The Russo-Ukrainian war is in the news again. Not content with its annexation of Crimea—when is an aggressively expansive imperialist country ever content with Crimea once it’s got it in the pocket?—Russia has amassed an invasion-sized force at the border of Ukraine and is busily mobilizing reservists sufficient to provide an occupation force.
The usual pundit voices can be heard discussing the geopolitical implications of the buildup, sifting through tea leaves and undisclosed sources to explain why it’s just another training exercise (Russia’s official explanation), or how Putin and Russia have been provoked by the aggressive expansion of NATO westward and why the Budapest Memorandum wasn’t legally binding, or how Ukraine has always been Russian anyway so why shouldn’t they just snap it up and something about spheres of influence.
The effect—perhaps the purpose— of all these cynical and wearisome discussions is that Americans and others with a modicum of interest in the subject throw up their hands in frustration, and say “Let it be.”
This would be a mistake, especially for those observers who feel a certain intuitive connection to a group of people who are and have been fighting repeatedly for their freedom and independence from imperial overlords (Poles, Austro-Hungarians, Lithuanians, Ottomans, Russians, Nazi Germany, and the USSR) since the 17th century. It would be a badly timed mistake, too; the lies justifying the United States’ invasion of Iraq and occupation of Afghanistan were based on a powerful truth—that the cause of freedom-loving people is always the cause of Europe and America. If one believes that there is a good worth defending with one’s military in the world as an American, surely it must be that good.
And that good is the ground truth in Ukraine.
When I left Ukraine in late 2017, after having lived there on and off since the spring of 2015, I was keen to put the headache of caring about a paradox over which I had no control behind me. There, it’s perfectly normal to live knowing Russia might attack at any moment. Since 2014, when (to them) the unthinkable occurred, every Russian statement and training exercise has been an explicit reminder of what happens when you let your guard down. Living in Kyiv from 2016-17, the volume of threats involving some mix of invasion, assassination, destabilization, and cyberhacking was sufficient to get me spun up on a weekly basis.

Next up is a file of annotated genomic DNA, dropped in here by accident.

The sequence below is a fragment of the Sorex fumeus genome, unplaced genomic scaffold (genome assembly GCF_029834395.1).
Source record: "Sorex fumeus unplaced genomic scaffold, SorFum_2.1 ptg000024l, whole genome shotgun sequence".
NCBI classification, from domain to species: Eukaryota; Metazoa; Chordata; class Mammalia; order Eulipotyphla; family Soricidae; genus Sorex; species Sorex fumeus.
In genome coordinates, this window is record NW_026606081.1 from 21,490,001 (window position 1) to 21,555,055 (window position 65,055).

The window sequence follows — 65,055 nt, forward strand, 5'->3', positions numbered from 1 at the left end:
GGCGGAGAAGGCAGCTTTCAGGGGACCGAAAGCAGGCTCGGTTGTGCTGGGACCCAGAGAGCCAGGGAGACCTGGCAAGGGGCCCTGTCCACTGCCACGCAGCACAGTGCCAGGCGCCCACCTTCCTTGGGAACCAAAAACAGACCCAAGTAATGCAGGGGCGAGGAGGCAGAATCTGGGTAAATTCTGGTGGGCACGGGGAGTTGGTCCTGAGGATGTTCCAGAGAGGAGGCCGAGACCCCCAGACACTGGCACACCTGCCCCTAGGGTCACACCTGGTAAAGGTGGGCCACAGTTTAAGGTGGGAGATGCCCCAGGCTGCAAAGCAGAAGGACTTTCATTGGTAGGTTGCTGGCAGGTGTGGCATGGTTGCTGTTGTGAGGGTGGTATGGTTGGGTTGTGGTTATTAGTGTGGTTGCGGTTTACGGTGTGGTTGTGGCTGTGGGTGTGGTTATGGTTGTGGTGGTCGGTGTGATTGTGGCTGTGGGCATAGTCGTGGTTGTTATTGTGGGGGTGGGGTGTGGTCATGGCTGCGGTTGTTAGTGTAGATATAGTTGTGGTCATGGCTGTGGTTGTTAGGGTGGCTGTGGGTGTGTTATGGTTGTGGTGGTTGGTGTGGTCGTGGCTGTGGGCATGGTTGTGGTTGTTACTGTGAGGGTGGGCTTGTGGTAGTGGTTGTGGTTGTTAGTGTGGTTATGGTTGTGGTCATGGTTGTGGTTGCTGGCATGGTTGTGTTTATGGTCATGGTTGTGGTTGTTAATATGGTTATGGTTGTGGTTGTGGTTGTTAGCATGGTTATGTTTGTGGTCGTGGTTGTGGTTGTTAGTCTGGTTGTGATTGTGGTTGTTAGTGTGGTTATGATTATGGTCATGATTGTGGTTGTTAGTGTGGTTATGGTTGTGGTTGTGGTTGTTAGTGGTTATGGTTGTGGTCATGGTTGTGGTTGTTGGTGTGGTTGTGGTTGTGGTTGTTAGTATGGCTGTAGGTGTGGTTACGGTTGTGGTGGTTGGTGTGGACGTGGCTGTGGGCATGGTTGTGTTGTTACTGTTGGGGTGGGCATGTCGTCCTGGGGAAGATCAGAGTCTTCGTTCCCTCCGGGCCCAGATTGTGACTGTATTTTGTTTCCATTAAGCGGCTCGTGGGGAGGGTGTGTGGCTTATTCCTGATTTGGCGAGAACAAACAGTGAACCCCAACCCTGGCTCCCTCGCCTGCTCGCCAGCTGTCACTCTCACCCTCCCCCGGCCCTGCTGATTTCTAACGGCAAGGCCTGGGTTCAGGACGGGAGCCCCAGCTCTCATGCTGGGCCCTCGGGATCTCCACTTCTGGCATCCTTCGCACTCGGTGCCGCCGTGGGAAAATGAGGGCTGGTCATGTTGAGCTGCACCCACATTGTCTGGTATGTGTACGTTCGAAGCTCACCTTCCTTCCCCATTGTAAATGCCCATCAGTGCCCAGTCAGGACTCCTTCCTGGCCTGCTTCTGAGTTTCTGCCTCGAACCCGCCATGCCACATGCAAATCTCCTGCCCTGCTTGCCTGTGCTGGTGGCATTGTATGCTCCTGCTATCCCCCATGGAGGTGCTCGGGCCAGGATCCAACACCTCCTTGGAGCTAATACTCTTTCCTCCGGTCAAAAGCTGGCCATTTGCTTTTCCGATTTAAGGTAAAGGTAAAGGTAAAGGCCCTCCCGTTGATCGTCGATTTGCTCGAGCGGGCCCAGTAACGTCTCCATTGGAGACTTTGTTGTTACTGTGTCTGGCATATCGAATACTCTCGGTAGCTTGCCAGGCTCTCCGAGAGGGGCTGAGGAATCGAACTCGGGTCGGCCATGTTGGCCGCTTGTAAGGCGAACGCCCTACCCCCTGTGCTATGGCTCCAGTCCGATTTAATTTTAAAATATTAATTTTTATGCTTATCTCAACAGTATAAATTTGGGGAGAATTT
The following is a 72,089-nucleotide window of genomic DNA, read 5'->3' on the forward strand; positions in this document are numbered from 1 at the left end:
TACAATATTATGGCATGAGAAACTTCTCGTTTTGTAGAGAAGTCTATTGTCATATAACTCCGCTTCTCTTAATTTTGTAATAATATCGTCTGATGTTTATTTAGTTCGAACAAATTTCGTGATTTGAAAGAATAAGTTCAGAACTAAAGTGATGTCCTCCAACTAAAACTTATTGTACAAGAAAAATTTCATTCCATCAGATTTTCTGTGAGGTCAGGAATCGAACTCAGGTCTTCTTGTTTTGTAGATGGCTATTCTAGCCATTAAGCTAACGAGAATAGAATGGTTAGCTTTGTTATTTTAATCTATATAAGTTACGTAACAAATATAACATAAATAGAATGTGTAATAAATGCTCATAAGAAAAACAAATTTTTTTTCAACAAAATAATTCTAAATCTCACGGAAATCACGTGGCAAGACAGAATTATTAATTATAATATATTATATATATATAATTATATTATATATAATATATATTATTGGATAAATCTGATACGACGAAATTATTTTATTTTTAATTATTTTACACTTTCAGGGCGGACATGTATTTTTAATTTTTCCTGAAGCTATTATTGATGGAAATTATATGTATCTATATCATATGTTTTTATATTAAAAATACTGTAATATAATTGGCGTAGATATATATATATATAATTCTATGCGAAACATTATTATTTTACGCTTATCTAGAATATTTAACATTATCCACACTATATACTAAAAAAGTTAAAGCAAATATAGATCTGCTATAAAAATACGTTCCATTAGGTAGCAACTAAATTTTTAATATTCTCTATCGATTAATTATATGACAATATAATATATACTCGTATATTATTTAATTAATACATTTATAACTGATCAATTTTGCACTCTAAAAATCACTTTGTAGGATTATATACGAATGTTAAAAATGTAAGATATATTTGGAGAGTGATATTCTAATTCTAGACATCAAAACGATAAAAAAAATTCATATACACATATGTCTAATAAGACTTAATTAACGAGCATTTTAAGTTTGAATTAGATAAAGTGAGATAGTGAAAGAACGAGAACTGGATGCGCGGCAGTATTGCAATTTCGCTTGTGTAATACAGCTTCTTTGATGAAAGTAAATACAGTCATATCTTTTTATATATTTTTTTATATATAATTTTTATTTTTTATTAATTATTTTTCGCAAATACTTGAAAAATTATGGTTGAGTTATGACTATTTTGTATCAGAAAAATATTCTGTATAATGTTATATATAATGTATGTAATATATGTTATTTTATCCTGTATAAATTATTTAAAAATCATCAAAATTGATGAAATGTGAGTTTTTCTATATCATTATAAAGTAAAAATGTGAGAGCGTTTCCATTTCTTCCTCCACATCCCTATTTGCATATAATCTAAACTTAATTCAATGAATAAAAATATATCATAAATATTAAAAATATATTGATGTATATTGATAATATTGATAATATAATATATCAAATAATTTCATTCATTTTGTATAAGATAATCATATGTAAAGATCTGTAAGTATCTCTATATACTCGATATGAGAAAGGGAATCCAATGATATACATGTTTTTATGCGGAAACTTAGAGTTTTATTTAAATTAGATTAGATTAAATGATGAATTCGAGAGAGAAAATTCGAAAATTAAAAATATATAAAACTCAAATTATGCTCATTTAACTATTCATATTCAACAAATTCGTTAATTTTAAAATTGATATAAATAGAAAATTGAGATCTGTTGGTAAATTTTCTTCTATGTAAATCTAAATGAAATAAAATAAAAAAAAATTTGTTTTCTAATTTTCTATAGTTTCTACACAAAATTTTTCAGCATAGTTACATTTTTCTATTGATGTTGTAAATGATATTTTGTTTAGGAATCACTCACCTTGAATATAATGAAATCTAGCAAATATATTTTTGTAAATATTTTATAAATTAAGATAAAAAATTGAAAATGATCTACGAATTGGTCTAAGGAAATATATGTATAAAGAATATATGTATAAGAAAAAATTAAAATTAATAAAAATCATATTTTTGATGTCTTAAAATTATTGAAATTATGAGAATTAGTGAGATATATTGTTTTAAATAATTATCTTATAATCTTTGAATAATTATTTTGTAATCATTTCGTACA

The Ukrainians seemed accustomed to the beating of Russian war drums. Not comfortable with it—how can one be comfortable when one’s powerful and hostile neighbor issues threats in a town with no police?—but accustomed. It is not a thing most civilized people can bear unless they’ve grown up with it, much as people living by the ocean or in the mountains treat wildlife like a nuisance to be respected rather than a tragedy waiting beneath every wave or behind every tree.
Russia is not a bear or a shark, it’s a nation led by people who act according to some discernible logic. In this case, either Russia is carrying out a training exercise designed to simulate an invasion of Ukraine, or they’re preparing to invade Ukraine, and neither option feels particularly reassuring. Militaries only train to prepare for future operations—otherwise why waste the money, time, and energy that could be productively invested elsewhere? Even in the best case scenario, Ukraine can’t be thrilled.
This impulse to think about Ukraine and Russia in abstract terms is as seductive as it is pointless. All the words and thoughts being poured into understanding movements and posture and likely actions elide a basic truth, which is that if Russia plans on conquest it will cause extraordinary harm on a scale unseen in Europe since 1945.
The awful spectacle of this summer, with crowds of Afghans scrambling to escape the Taliban dominating news and headlines, will seem simple, commonplace, compared to what will happen in Ukraine and Europe. Tens if not hundreds of thousands of people will die as Ukraine’s military struggles to hold onto its territory, hoping against hope for reinforcement, and millions of desperate survivors will flee westward. If as many now suggest the invasion occurs during the winter, the loss of life and health to innocent civilians will be magnified greatly by the vicious cold, to say nothing of how it will help spur the ongoing pandemic.